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My Lords, I thank all noble Lords who have spoken today. It has been quite an excellent debate and I have learned much from it. I echo other noble Lords in congratulating the noble Lord, Lord Bethell, on his excellent maiden speech. He emphasised serious points about the fears that individuals have about their data and how it is used—which I share—but also its benefits. I thank him for his fascinating contribution. I also thank the Minister for the way he has engaged with and embraced this subject. I know he shares a passion for shaping this area to derive maximum public benefit in a socially acceptable way. However, while I recognise that his code of conduct is welcome, in reality it is fine words with no delivery teeth. Without a competent central resource to support the trusts in commercial negotiations on data, they will be steam-rollered. I therefore look forward to engaging with him to prevent that.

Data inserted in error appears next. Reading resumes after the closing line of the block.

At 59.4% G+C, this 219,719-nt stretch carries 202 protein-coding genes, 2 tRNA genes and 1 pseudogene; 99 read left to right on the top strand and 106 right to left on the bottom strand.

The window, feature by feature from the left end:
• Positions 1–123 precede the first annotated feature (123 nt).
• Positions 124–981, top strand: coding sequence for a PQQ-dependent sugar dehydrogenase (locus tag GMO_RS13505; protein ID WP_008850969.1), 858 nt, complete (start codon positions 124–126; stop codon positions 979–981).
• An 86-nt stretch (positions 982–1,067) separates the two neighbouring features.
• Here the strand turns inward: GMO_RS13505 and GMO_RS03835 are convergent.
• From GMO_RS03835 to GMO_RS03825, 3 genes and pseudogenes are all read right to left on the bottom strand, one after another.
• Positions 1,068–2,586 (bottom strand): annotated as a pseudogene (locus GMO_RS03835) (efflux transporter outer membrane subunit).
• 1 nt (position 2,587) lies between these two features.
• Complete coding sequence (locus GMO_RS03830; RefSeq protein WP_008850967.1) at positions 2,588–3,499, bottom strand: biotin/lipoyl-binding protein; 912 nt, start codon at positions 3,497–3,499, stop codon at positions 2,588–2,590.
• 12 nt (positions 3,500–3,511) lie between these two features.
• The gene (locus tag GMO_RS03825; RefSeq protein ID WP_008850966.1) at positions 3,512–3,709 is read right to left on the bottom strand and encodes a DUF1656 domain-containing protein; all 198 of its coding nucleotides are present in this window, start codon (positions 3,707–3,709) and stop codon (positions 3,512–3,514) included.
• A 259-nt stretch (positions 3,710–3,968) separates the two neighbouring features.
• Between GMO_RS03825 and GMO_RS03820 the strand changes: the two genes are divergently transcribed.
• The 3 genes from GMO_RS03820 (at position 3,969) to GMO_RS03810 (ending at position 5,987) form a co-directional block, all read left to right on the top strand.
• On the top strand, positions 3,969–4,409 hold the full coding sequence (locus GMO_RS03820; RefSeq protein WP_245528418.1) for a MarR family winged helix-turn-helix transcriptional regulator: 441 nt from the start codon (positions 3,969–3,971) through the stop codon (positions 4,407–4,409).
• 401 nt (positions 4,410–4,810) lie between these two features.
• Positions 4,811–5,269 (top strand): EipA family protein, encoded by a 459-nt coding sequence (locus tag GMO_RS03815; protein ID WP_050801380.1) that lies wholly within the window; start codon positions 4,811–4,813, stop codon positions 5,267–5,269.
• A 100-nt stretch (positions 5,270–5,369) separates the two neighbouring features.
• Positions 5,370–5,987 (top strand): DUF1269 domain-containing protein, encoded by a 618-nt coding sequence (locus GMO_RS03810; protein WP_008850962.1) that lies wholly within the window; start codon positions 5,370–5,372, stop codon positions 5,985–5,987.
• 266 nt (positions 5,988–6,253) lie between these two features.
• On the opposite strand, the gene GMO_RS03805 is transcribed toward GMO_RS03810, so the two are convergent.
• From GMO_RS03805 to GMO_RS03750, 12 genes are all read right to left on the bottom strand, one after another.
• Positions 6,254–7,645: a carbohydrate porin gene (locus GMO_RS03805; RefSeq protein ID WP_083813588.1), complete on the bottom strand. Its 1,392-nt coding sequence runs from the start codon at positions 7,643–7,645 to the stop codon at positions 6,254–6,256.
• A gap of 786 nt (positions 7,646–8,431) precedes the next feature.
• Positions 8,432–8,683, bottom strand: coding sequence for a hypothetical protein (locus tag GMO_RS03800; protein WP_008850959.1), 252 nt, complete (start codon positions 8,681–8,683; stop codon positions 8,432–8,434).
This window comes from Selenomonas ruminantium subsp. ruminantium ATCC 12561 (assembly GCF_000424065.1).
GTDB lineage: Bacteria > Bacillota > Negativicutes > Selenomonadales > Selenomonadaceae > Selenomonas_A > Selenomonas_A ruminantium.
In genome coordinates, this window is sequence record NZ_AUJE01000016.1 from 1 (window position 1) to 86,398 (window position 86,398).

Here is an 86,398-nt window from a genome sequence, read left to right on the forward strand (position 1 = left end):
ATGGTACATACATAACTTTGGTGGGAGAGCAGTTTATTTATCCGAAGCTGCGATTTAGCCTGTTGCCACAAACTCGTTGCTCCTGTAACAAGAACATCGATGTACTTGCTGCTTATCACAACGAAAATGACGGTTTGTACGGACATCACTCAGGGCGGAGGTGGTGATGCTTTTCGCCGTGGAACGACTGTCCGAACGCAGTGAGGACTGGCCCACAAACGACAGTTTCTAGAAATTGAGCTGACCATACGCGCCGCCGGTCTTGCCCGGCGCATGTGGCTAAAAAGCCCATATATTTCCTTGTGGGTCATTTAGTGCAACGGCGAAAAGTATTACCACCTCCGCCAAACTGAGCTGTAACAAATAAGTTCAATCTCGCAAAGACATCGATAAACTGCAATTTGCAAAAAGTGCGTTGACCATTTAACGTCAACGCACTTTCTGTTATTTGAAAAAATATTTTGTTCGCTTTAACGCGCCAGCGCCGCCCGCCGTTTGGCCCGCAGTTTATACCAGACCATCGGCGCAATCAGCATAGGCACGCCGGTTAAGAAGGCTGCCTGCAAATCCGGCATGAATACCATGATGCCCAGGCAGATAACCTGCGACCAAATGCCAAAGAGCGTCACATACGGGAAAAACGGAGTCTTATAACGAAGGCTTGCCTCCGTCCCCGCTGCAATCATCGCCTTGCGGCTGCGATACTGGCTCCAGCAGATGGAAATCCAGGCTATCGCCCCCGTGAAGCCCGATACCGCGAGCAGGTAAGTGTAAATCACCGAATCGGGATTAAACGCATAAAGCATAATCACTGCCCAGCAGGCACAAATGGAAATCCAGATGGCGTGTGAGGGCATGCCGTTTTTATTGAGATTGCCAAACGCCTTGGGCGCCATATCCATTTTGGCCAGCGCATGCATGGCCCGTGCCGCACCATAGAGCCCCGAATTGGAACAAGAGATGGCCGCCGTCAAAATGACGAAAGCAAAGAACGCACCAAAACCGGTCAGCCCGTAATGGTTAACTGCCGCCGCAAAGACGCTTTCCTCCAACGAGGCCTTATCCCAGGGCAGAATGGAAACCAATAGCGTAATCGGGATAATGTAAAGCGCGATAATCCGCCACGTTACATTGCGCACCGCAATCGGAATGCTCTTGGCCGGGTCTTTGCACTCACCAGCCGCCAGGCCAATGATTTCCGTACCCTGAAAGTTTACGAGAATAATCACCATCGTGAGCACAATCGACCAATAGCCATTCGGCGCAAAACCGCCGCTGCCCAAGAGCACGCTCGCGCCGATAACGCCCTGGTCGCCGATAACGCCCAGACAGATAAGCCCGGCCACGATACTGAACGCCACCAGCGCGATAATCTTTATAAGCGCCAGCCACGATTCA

As I listened to noble Lords, several themes emerged. If I were to highlight one it would be that making this data resource do what we hope it will do will be hard won. The records are fragmented and incomplete, considerable investment is required to make the data useful, the skills to do this well are scarce and the politics of medical data are challenging. My noble friend’s analogy of North Sea oil in the 1980s seems apt. I therefore call on all sides of this House to engage in this debate and create consensus on the core principles for such a policy.